• Four year parallel run period with yearly transitional floors (95%, 90%,85%) within Basel II revised framework is prudent.

Robert Jarrow

Theorem 2

Let hypotheses 1 – 3 hold.


for i = 1,…,m be the regulatory capital for bank i,

Then when considering a new rule

Robert Jarrow

Theorem 2 - implications

  • Scaling individual bank capital so that in aggregate, industry capital does not decline, is prudent. Current scale is 1.06 based on the 3rd Quantitative Impact Study. Tentative magnitude.

  • Requiring that the regulations be restudied/modified if a 10% reduction in aggregate capital results after implementation is prudent.

Robert Jarrow

3. The Revised Basel II Capital Rule

The following analysis is independent of XYZ theory.

Revised Basel II rule illustrated on a previous slide.

In revised Basel II, the risk weightings are explicitly adjusted for credit risk, operational risk, and market risk. Liquidity risk is only an implicit adjustment.

Robert Jarrow

The Revised Basel II Capital Rule

Two approaches:

  • Standard (based on tables and rules given in revised Basel II framework).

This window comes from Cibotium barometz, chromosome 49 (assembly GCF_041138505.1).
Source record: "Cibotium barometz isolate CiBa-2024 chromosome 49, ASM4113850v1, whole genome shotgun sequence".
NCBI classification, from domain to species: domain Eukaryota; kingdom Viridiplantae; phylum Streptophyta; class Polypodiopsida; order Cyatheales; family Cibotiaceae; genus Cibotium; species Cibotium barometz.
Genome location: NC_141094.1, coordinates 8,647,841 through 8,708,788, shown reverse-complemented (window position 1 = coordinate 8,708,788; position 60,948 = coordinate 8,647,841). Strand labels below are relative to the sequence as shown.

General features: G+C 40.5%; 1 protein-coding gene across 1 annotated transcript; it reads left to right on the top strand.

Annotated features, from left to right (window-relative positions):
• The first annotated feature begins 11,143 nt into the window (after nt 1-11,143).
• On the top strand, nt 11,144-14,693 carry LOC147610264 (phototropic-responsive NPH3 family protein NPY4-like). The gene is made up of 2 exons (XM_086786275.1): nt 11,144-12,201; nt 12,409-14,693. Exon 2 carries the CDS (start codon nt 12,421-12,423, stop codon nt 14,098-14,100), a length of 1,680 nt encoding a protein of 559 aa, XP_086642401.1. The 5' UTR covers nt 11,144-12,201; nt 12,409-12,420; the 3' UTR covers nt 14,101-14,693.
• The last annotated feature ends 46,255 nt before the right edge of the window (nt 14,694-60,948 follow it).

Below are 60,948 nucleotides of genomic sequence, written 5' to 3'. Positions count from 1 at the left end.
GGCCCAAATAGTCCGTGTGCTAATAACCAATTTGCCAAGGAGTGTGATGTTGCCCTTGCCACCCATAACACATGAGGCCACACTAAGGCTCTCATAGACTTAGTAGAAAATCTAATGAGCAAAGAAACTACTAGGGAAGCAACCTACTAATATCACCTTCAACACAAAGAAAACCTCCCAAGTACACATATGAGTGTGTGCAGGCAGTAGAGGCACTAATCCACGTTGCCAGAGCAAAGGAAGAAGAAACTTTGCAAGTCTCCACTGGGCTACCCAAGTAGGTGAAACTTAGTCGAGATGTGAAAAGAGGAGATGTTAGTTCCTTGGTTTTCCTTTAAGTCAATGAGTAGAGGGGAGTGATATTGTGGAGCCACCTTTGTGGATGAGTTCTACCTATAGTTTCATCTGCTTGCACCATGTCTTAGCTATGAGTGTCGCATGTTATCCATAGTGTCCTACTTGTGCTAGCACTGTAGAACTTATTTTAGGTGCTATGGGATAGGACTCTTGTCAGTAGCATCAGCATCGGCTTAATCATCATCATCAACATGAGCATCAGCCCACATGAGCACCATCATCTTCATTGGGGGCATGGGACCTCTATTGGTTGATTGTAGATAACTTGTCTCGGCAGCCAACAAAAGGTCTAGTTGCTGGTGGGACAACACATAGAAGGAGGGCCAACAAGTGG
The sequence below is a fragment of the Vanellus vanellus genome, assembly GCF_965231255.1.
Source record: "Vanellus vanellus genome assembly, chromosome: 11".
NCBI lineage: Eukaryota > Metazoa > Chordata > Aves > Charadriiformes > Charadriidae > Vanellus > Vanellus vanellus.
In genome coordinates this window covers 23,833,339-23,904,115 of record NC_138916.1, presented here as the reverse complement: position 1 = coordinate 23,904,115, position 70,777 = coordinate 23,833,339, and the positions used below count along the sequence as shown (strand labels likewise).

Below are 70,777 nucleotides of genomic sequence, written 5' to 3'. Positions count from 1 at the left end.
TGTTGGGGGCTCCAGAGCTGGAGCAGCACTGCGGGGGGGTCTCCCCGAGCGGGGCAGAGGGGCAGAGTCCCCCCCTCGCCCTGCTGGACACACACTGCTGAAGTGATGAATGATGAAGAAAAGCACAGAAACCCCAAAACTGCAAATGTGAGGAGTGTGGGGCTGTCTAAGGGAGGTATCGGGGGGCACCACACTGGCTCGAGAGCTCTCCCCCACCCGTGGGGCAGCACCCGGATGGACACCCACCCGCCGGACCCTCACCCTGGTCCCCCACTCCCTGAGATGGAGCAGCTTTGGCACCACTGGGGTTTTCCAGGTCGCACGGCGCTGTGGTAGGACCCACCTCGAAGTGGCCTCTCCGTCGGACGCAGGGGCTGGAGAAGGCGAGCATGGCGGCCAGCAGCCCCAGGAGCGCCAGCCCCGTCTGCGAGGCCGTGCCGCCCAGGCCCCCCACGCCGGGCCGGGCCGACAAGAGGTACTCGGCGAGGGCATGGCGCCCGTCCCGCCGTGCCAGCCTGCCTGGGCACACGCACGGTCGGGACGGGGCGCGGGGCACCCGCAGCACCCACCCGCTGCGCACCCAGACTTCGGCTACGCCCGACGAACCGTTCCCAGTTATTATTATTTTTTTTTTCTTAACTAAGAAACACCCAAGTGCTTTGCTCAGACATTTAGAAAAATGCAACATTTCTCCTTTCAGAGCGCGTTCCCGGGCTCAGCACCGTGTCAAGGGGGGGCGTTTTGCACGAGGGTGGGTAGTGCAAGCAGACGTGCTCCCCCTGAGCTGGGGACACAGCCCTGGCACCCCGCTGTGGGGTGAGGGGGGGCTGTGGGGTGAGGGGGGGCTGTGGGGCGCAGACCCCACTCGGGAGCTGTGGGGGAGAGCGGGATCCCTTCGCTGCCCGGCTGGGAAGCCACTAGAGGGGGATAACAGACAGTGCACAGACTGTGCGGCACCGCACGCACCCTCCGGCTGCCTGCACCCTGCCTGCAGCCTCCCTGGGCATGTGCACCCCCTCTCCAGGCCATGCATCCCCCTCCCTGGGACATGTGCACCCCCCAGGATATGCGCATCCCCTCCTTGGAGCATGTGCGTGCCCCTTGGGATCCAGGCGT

• Internal ratings/ Advanced approach (based on internal models).

    For my analysis, concentrate on internal ratings/advanced approach.

Robert Jarrow

Credit Risk

Risk weights determined based on bank’s internal estimates of PD, LGD and EAD.

These estimates input into a formula for capital (K) held for each asset. Capital K based on:

  • Value at Risk (VaR) measure over a 1-year horizon with a 0.999 confidence level.

  • Asymptotic single-factor model, with constant correlation assumption.

  • An adjustment for an asset’s maturity.

    Discuss each in turn…

Robert Jarrow


PD is 1-year long term average default probability

– not state dependent.

LGD is computed based on an economic downturn

– quasi-state dependent.

EAD is computed based on an economic downturn

– quasi-state dependent.

These do not change with business cycle.

Robert Jarrow


Ideal regulatory capital should be state dependent.

  • Pro: Makes bank failures counter-cyclic.

  • Con: Makes bank capital pro-cyclic. Could adversely effect interest rates (investment). But, monetary authorities have market based tools to reduce this negative impact.

Robert Jarrow

Problems with VaR

Problems with the VaR measure for loss L.

Well-known that VaR:

  • ignores distribution of losses beyond 0.999 level, and

  • penalizes diversification of assets (provides an incentive to concentrate risk).

Robert Jarrow

Example: Concentrating Risk

VaR(LA) = 0 and VaR(L(A+B)/2) = $.50

Robert Jarrow

Given VaR – Portfolio Invariance

Capital K formulated to have portfolio invariance, i.e. the required capital for a portfolio is the sum of the required capital for component assets.

Done for simplicity of implementation.